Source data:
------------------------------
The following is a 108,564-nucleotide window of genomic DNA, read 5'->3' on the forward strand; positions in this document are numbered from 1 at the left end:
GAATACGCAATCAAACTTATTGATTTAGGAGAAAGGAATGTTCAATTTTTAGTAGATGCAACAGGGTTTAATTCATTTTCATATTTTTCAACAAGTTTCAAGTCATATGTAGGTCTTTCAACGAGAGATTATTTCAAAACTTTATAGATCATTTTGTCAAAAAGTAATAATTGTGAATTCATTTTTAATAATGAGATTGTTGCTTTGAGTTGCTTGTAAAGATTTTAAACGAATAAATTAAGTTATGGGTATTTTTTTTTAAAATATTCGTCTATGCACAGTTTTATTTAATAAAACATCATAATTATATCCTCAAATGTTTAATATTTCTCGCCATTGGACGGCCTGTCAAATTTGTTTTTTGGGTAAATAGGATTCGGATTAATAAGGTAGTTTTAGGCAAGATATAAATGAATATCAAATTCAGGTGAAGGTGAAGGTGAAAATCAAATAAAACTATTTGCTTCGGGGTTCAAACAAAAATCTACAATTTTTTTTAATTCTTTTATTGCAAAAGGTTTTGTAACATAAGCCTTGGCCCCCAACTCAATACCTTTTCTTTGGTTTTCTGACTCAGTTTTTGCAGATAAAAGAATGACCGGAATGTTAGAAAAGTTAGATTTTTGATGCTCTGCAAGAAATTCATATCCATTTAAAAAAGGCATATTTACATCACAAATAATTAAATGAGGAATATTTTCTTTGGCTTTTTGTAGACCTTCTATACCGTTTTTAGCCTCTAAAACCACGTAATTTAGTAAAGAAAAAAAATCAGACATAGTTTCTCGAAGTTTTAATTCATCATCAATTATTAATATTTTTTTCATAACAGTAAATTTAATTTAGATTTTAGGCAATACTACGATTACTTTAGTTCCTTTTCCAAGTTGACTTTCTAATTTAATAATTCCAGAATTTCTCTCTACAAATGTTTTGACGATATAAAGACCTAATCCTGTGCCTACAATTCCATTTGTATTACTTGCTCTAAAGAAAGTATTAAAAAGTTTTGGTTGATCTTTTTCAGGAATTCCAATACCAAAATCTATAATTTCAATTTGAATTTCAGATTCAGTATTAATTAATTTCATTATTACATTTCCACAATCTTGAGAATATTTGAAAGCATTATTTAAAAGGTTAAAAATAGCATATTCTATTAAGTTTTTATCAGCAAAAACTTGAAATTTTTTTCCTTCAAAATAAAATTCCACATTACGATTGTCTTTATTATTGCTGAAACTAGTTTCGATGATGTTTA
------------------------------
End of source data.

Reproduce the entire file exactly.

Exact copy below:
The following is a 108,564-nucleotide window of genomic DNA, read 5'->3' on the forward strand; positions in this document are numbered from 1 at the left end:
GAATACGCAATCAAACTTATTGATTTAGGAGAAAGGAATGTTCAATTTTTAGTAGATGCAACAGGGTTTAATTCATTTTCATATTTTTCAACAAGTTTCAAGTCATATGTAGGTCTTTCAACGAGAGATTATTTCAAAACTTTATAGATCATTTTGTCAAAAAGTAATAATTGTGAATTCATTTTTAATAATGAGATTGTTGCTTTGAGTTGCTTGTAAAGATTTTAAACGAATAAATTAAGTTATGGGTATTTTTTTTTAAAATATTCGTCTATGCACAGTTTTATTTAATAAAACATCATAATTATATCCTCAAATGTTTAATATTTCTCGCCATTGGACGGCCTGTCAAATTTGTTTTTTGGGTAAATAGGATTCGGATTAATAAGGTAGTTTTAGGCAAGATATAAATGAATATCAAATTCAGGTGAAGGTGAAGGTGAAAATCAAATAAAACTATTTGCTTCGGGGTTCAAACAAAAATCTACAATTTTTTTTAATTCTTTTATTGCAAAAGGTTTTGTAACATAAGCCTTGGCCCCCAACTCAATACCTTTTCTTTGGTTTTCTGACTCAGTTTTTGCAGATAAAAGAATGACCGGAATGTTAGAAAAGTTAGATTTTTGATGCTCTGCAAGAAATTCATATCCATTTAAAAAAGGCATATTTACATCACAAATAATTAAATGAGGAATATTTTCTTTGGCTTTTTGTAGACCTTCTATACCGTTTTTAGCCTCTAAAACCACGTAATTTAGTAAAGAAAAAAAATCAGACATAGTTTCTCGAAGTTTTAATTCATCATCAATTATTAATATTTTTTTCATAACAGTAAATTTAATTTAGATTTTAGGCAATACTACGATTACTTTAGTTCCTTTTCCAAGTTGACTTTCTAATTTAATAATTCCAGAATTTCTCTCTACAAATGTTTTGACGATATAAAGACCTAATCCTGTGCCTACAATTCCATTTGTATTACTTGCTCTAAAGAAAGTATTAAAAAGTTTTGGTTGATCTTTTTCAGGAATTCCAATACCAAAATCTATAATTTCAATTTGAATTTCAGATTCAGTATTAATTAATTTCATTATTACATTTCCACAATCTTGAGAATATTTGAAAGCATTATTTAAAAGGTTAAAAATAGCATATTCTATTAAGTTTTTATCAGCAAAAACTTGAAATTTTTTTCCTTCAAAATAAAATTCCACATTACGATTGTCTTTATTATTGCTGAAACTAGTTTCGATGATGTTTA